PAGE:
Amphipod shrimp

New images from Thomson EC show how far microplastics have reached into our food chain, affecting organisms on a microscopic scale

Ecology consultancy Thomson EC has released images that show microplastics, including microbeads found in cosmetics and fragments of fishing equipment, ingrained in our ocean’s food chains at even the smallest level.

The images show organisms no bigger than 2mm, such as the amphipod shrimp, covered in fragments of plastic.

The pictures were taken of animals fished up from the beds of a British estuary, and include images of a scale worm (2mm) and an oligochaete tubificoides amplivasatus (1mm).

It is estimated that every year 8 million tonnes of plastic enter our oceans, with 70% of all marine waste sinking to the ocean floor.

If waste accumulation continues at this rate, by 2050 there will be more plastic in the ocean than fish (by weight).

Due to the ocean’s currents waste from one region can pollute waters hundreds of miles away.

Large pieces of plastic can cause bigger marine animals to choke or become entangled, leading to death in some cases.

Another problem is inedible plastic particles affecting fish stocks and the global food supply.

When ingested they can cause internal injury, digestive blockages, and even changes to oxygen levels in the blood.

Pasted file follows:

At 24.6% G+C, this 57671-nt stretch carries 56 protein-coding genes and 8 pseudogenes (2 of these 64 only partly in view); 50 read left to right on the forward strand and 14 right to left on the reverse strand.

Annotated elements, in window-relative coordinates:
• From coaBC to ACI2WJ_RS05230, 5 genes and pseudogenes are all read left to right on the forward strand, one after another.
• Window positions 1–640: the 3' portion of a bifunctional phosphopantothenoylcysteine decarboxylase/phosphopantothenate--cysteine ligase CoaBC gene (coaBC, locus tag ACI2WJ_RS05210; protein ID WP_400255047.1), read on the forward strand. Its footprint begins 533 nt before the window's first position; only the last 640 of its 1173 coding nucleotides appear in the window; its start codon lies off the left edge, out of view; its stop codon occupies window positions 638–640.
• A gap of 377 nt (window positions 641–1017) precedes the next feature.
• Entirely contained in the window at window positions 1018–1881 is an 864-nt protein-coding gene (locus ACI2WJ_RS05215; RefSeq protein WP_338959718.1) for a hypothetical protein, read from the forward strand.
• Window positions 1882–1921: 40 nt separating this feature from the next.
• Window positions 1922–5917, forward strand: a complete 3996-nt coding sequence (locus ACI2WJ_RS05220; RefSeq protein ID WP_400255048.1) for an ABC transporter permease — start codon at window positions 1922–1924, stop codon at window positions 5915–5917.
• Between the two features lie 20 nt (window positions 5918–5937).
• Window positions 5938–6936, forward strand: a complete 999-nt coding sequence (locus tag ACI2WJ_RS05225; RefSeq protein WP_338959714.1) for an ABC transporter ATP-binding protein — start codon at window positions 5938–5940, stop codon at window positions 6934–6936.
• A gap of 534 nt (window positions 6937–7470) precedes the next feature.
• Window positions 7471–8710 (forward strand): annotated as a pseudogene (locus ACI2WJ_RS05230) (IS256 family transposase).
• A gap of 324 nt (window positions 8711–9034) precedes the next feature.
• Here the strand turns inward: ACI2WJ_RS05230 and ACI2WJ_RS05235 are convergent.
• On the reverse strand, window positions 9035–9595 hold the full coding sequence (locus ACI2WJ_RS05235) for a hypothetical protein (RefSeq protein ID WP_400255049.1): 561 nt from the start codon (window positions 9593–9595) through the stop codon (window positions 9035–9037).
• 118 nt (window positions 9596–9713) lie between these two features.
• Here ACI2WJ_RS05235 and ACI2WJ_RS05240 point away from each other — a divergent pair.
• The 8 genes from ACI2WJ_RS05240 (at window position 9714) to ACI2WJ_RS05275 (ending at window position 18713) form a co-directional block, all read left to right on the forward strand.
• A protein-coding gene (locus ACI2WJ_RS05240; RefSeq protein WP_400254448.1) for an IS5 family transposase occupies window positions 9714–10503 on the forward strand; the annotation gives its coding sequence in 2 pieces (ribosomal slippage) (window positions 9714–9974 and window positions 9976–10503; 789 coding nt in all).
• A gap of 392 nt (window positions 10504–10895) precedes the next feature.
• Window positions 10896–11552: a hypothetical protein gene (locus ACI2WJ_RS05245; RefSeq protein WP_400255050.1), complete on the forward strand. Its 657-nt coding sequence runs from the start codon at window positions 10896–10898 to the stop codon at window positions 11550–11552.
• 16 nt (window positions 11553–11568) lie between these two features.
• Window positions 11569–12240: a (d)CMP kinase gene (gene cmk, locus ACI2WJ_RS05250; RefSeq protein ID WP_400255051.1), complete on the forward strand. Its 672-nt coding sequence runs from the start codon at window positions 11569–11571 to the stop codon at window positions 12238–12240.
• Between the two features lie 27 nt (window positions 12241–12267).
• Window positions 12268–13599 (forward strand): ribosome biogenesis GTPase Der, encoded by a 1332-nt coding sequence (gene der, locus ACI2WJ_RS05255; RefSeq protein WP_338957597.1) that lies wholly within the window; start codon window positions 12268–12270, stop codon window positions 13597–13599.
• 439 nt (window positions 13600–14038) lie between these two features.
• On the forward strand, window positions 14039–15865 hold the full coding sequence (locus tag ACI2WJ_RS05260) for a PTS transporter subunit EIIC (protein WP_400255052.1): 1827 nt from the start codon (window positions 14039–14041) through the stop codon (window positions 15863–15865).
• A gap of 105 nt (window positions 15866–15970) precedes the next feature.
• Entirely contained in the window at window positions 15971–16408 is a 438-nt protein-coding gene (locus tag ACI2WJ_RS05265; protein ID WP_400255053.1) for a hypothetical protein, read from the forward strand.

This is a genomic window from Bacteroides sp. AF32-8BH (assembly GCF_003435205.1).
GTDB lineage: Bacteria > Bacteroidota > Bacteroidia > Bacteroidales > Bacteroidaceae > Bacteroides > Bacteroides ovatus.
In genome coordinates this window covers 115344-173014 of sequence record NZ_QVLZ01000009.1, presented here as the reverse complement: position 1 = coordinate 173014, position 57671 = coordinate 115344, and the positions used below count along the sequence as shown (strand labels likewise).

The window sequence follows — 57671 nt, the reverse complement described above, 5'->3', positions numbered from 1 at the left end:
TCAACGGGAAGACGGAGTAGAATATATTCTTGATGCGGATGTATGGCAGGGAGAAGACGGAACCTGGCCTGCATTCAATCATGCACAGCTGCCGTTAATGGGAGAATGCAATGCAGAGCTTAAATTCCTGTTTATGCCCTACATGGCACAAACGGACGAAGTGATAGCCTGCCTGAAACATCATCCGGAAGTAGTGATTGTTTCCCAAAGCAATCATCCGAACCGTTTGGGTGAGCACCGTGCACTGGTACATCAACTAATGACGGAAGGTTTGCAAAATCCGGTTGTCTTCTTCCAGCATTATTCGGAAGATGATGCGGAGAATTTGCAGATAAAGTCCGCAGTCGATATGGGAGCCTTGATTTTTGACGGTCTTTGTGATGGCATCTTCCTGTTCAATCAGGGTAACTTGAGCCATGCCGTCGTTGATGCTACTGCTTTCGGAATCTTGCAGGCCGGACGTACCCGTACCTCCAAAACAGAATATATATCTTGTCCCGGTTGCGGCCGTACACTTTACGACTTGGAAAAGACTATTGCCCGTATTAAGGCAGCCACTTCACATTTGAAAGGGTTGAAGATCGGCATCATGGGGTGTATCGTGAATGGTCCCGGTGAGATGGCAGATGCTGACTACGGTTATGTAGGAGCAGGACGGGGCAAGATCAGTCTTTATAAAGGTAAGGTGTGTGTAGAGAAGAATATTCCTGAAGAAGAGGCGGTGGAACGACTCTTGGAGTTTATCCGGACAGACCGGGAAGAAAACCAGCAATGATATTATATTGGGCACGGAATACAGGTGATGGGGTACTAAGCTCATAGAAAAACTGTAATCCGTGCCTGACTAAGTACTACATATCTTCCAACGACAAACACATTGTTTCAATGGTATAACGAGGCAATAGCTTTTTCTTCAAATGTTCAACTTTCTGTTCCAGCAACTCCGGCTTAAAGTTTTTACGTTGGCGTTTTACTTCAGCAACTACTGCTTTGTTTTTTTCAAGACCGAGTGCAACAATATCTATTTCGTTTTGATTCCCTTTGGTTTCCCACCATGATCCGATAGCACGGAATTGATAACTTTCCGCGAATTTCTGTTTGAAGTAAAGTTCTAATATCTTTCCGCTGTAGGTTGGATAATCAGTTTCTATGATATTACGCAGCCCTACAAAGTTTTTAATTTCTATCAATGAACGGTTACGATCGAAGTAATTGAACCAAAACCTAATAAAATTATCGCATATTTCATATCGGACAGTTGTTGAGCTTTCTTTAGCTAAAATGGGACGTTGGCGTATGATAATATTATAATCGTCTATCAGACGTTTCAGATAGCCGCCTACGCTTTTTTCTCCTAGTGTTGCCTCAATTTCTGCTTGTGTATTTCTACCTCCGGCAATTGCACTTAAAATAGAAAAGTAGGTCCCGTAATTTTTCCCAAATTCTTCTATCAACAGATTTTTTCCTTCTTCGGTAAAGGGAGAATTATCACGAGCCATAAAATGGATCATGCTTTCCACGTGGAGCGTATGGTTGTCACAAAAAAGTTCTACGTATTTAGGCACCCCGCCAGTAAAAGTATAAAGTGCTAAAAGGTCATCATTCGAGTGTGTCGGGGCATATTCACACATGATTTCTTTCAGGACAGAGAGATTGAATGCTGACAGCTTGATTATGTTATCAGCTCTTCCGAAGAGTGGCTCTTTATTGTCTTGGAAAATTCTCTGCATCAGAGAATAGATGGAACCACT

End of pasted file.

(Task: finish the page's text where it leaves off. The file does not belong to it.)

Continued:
Scale worm

Tackling the problem

The UK is set to introduce legislation to ban microbeads in cosmetics.

While this contributes a relatively small percentage of plastic pollution, it is estimated 5,000 to 95,000 particles enter the water system with every use of microbead cosmetics and their small size means they can be hard to detect and cause damage on the smallest scale.

The cosmetics industry say replacing the function of microbeads will not be easy, but biodegradable options are available.

Louisa Casson from Greenpeace praised the legislation, saying:

“The UK Government has just proposed the strongest ban on microbeads in the world to date.”

“This is great news for our environment and a positive sign of Britain’s global leadership on ocean plastics.”

Campaigners are now urging governments and corporations to reduce the amount of plastic used across all industries and remove plastic waste from the oceans.


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